People with visual impairment have an increased risk of depression but more training for support staff is needed to ensure signs of depression are recognised and treatment is accessed, according to research released today by the sight loss charity Thomas Pocklington Trust (1).
The review, ‘Visual Impairment, Depression and Access to Psychological Therapies’ (2), involved reviewing the published literature on vision impairment and depression and examination of data regarding access to psychological therapies, interviewing people with visual impairment, key professionals and support staff, as well as the testing of introductory training workshops to improve confidence in recognising depression in people with sight loss and supporting them to access treatment.
A literature review found there was a clear association between visual impairment and increased prevalence of depression. The link between the two is particularly connected with the extent to which someone with sight loss is able to carry out activities of daily living and contributory factors including reduced level of income and reduced access to valued activities rather than visual impairment itself.
National data available from the Health and Social Care Information Centre suggests that Improving Access to Psychological Therapies (IAPT) programme services are recruiting very small numbers of people with visual impairment for the treatment of common mental health problems.
However, where people with visual impairment have accessed IAPT services, on average, they are equally likely to remain in treatment, equally likely to engage in routine measurement of progress and appear to present with similar levels of severity of depression and anxiety as those without visual impairment.
Dr Ian Petch, Department of Psychology, South West London and St George’s NHS Mental Health Trust and South West London Academic, Health and Social Care System, who carried out the review says: “People with visual impairment told us that support staff, family and carers needed to be better included in initiatives to improve recognition of depression and access to services. Support staff also said they needed to be equipped with necessary knowledge and skills to identify the possibility of depression and support access to appropriate services.”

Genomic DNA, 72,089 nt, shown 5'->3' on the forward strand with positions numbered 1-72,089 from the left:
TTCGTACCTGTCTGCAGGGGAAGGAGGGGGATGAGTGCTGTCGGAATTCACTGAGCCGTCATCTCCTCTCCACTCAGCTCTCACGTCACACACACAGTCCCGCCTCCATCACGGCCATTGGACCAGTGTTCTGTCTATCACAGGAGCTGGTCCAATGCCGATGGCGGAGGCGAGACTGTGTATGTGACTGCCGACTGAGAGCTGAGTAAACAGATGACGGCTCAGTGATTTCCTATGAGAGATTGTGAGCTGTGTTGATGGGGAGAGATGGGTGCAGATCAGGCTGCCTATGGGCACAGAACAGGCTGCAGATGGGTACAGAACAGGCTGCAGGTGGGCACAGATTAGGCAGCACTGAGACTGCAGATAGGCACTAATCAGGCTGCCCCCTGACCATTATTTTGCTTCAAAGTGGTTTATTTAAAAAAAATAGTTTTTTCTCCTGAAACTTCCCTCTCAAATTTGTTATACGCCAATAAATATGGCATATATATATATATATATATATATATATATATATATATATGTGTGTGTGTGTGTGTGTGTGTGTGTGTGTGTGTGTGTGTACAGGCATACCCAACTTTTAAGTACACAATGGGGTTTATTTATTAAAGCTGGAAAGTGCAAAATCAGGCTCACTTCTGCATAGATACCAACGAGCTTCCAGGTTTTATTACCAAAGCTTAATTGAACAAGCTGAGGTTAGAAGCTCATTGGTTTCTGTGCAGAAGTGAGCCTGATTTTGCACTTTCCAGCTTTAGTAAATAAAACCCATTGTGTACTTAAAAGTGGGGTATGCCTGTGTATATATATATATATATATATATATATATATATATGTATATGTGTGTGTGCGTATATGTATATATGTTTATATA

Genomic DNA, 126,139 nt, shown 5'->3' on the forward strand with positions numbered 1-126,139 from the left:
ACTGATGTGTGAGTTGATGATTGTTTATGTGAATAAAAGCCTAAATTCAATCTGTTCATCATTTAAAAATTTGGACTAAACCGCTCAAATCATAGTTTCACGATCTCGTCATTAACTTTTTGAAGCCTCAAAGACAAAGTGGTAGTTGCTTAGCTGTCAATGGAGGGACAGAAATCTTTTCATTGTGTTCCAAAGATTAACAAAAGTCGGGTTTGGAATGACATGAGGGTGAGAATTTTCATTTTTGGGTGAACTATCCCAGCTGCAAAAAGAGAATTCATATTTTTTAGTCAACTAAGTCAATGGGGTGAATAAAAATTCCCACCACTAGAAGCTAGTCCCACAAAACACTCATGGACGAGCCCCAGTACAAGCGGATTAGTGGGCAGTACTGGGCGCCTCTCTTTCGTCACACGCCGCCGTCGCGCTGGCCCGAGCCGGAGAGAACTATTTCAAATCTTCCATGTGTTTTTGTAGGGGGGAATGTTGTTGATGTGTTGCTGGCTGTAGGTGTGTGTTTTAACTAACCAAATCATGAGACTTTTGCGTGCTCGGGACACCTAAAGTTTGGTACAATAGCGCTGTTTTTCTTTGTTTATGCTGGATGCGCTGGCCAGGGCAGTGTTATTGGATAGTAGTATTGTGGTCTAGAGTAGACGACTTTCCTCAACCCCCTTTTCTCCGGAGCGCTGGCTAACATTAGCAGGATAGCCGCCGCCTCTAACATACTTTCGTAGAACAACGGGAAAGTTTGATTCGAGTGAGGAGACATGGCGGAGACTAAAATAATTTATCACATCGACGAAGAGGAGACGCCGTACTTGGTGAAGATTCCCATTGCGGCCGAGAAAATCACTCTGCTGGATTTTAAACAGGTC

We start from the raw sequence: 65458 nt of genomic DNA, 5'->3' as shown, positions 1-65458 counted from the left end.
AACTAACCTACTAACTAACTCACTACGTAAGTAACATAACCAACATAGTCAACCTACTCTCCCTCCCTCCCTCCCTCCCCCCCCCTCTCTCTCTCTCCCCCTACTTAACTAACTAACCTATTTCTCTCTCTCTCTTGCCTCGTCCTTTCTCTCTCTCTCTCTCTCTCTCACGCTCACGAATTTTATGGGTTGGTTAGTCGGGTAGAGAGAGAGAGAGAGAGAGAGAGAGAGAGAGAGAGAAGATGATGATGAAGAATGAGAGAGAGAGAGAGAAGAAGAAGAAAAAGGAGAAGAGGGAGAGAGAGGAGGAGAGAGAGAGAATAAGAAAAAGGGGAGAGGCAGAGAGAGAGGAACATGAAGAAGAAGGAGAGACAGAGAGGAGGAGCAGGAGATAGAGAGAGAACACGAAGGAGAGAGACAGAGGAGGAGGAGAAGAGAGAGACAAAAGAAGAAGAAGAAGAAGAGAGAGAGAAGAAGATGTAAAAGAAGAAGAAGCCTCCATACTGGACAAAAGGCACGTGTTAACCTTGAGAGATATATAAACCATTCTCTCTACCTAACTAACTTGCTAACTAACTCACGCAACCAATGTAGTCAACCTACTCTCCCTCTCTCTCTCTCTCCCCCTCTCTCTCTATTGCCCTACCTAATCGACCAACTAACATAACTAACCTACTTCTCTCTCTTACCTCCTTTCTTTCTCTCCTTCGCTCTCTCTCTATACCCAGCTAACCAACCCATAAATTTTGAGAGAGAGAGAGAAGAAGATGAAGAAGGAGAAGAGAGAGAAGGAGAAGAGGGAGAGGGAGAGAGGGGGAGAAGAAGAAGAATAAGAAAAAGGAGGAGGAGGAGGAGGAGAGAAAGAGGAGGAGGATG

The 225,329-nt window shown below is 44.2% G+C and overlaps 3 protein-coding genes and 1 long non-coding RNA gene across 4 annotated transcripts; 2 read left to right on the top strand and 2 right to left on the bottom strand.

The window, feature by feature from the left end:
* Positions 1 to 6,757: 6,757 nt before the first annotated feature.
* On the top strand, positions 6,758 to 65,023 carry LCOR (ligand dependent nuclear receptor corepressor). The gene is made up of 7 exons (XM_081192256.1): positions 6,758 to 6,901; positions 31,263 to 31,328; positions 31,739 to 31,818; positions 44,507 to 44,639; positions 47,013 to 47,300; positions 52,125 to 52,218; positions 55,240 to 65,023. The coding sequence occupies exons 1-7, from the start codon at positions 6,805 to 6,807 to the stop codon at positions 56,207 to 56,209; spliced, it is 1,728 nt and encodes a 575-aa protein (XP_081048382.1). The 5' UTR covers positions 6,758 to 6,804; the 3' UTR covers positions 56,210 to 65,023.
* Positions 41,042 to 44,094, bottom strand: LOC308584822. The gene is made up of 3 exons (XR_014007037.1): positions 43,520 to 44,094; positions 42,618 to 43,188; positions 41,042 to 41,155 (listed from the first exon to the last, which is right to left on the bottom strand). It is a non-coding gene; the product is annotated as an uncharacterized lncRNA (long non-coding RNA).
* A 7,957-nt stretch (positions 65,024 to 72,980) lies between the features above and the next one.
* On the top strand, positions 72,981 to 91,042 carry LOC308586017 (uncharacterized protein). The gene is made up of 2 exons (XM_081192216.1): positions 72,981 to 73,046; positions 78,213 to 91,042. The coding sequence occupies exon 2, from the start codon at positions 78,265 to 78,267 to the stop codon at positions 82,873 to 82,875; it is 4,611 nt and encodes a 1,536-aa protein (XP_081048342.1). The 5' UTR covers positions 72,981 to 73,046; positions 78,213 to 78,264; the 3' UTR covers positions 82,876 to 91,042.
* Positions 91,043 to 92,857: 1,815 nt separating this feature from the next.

The evaluation of the pilot of the brief training package found that fairly brief intervention can promote confidence among a broad range of support staff in identifying depression among people with sight loss and in supporting them into access treatment.
Dr Petch says: “Further evaluation of this training across a larger sample, multiple sites and with a control comparison will help generalise the findings and establish key elements of training needed to achieve the necessary improvements in detection and referral to support services.”
Phil Ambler, Research and Policy Director at Thomas Pocklington Trust, says: “It’s really important blind and partially sighted individuals can access the IAPT services they need. We hope professionals recognise this and refer more people onto them.”
“This is a really useful study which will be continued by Dr Petch to help improve the lives of people with sight loss in South West London,” he said.
For more information please contact:
Dr Ian Petch, Department of Psychology, South West London and St George’s NHS Mental Health Trust and South West London Academic, Health and Social Care System, firstname.lastname@example.org
Thomas Pocklington Trust Press Office 0203 463 0806
(1) Thomas Pocklington Trust is a national charity for people with sight loss. Its research programme commissions and funds social and public health research initiatives to identify ways to improve the lives of people with sight loss. www.pocklington-trust.org.uk/
(2) The Research Findings report is here: ‘Visual Impairment, Depression and Access to Psychological Therapies’
The research was carried out by Ian Petch, Department of Psychology, South West London and St George’s NHS Mental Health Trust.
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